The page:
How the Big retail book stores obtain my book

Does the Global reach distribution (or Ingram) include books stores in Canada, such as Indigo, Chapters and Coles. I talked to a Manager at Indigo about stocking my book and he did not seem to know anything about Global reach distribution or Ingram. He wanted to know if my book was in his (Indigo's system). Does Indigo have their own internal system or can Indigo order my book from (who I don't know, I presume Lulu) just by searching the ISBN number? 

 

Who can advise? Thank you.

Comments

  • I think that some countries have a different distributor so instead of Ingrams it maybe someone else. I ran into that when I contacted some out of country bookstores about added my book to their listing. Just give them the ISBN and title then they can check for it.

  • potetjppotetjp Professor

    In France, French books are referenced in a centralized data bank for retailers that has no connection with Ingram. As a consequence, French bookstores do not have my Lulu books, but interested readers can buy them from Amazon.

    Amazon France has a special section for books in foreign languages; this is where my books in English are displayed. My books in French are in the general department. In Amazon Japan, both my books in English and my books in French are displayed in their English book department.

    There are also other online bookstores in various European countries as well as India that offer my books, whichever the language. I suppose these subscribe to Ingram.

  • Just KevinJust Kevin Lulu Genius

    There's a lot of book retailers that have their own place to order from. Big chains also often have a central buying department.

    One big problem with POD books is they do not have Sale Or Return advantages for retailers. That only really applies to bricks and mortar stores though.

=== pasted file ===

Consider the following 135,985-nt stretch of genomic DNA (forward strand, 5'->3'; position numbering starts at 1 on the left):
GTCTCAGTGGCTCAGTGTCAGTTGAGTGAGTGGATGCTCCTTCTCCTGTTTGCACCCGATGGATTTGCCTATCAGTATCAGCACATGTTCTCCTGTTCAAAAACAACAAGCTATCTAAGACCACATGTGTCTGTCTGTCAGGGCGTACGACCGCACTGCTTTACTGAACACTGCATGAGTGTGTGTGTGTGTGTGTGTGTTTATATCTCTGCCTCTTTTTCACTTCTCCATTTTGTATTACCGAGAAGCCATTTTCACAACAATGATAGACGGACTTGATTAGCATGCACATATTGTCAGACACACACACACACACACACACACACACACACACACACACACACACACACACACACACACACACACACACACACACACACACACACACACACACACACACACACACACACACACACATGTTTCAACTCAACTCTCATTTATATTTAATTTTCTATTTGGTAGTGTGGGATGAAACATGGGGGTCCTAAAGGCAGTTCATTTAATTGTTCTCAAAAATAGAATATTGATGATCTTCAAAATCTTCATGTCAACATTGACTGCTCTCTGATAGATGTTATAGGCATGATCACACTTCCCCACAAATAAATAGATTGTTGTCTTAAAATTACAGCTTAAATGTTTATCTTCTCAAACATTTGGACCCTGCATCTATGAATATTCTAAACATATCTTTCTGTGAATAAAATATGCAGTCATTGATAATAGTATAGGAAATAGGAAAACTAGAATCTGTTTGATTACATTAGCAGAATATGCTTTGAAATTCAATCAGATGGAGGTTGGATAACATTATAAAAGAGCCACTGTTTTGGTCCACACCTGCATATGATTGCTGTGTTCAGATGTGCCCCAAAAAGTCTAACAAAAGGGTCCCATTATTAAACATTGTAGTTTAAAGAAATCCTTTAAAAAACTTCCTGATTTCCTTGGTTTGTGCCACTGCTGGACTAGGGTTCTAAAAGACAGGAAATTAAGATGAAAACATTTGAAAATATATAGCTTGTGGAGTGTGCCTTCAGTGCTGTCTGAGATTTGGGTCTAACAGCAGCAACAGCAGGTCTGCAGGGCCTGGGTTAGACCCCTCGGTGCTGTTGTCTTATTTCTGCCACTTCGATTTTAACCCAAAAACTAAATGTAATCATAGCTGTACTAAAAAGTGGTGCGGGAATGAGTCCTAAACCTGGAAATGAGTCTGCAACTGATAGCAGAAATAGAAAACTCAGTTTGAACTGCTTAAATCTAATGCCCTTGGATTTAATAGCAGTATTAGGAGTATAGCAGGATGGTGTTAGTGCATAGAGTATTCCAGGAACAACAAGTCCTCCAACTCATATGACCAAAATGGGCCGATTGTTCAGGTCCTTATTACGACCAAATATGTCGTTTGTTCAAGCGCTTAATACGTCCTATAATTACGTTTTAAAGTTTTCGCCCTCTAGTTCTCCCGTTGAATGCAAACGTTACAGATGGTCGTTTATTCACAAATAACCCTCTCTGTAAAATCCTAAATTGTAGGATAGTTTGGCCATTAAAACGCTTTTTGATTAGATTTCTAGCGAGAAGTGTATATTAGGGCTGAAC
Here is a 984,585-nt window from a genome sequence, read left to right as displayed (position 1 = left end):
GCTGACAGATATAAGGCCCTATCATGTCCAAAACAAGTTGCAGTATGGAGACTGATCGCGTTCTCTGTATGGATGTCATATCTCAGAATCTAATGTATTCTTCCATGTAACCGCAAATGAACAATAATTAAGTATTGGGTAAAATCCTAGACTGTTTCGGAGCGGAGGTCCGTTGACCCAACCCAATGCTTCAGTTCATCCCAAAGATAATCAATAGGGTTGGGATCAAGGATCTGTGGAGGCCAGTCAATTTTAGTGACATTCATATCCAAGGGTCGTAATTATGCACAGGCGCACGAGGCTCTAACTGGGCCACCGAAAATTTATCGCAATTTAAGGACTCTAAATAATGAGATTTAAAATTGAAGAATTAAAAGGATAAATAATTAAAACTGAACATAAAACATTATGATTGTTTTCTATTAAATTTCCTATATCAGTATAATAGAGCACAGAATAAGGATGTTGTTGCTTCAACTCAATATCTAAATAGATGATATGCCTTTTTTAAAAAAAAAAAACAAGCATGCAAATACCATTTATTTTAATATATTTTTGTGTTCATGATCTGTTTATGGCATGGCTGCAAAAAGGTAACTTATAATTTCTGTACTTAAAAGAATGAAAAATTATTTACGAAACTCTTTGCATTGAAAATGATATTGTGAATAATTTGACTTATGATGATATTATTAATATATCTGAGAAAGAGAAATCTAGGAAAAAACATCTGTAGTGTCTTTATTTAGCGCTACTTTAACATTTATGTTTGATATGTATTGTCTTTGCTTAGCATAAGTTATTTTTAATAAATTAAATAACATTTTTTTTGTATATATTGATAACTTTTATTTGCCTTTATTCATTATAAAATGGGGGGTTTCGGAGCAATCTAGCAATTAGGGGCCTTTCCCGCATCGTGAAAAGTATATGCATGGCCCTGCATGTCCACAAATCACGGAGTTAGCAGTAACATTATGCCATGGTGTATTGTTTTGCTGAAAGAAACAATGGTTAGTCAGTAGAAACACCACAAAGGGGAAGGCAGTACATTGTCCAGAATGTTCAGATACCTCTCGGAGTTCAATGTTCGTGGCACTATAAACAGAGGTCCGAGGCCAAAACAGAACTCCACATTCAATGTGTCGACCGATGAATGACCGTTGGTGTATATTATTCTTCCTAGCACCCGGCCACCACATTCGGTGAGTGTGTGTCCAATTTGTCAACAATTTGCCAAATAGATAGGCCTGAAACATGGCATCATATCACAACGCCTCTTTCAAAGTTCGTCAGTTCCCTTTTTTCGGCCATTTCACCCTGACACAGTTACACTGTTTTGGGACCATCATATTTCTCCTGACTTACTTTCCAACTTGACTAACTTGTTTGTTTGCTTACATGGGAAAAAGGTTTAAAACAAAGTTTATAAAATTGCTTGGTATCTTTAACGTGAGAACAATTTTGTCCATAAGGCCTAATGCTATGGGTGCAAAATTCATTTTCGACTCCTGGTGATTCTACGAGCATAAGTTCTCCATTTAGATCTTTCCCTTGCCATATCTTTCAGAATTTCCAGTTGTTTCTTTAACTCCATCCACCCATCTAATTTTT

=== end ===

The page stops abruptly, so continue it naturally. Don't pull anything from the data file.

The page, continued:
I think Global Reach is just a Lulu term.

     

    Interestingly enough, I have just looked on Indigo's site and my 'Kobo' e-books are there, via no additional action on my part. No Previews though.

  • Suppose that the Borders in your town (I know, there isn't one) decides to order 20 copies of your book. They look you up in the Ingram's guide, "Books in print." this tells them who to call to order your book, namely Lulu. So they order books from Lulu. Or...

     

    Let's say that John's Books of Yourtown wants 20 copies. They buy through a book distributor, Bill's Books. Bill's Books looks up the ISBN through Ingrams and places and order through that channel. And shazam, Ingrams calls Lulu, and the rest is history.

  • Book stores all over the world can purchase your book directly from Ingram, who will print the book and ship it to the book store. Ingram pays Lulu, Lulu pays the author (you).

     

    I don't know if Chapters buys from Ingram. In a chain like that chances are that the manager doesn't know either. Books are probably shipped from a warehouse owned by Indigo (Chapters parent company), and stores likely don't deal at all with distributors like Ingram. You may have an easier time with indie book stores, as many of them do buy books from Ingram. Some of them even have an Espresso Book Machine, which means that they can print your book instantly. They still buy it from Ingram, and you still get your cut. This scenario works best for everyone involved. You get your book on the shelf, the book store has taken minimal risk since they only need to buy one copy at a time, and the customer can buy your book and not have to wait (and pay) for shipping. Look into it. You can find indie book stores here.


  • rdpruden wrote:

    Book stores all over the world can purchase your book directly from Ingram, who will print the book and ship it to the book store. Ingram pays Lulu, Lulu pays the author (you).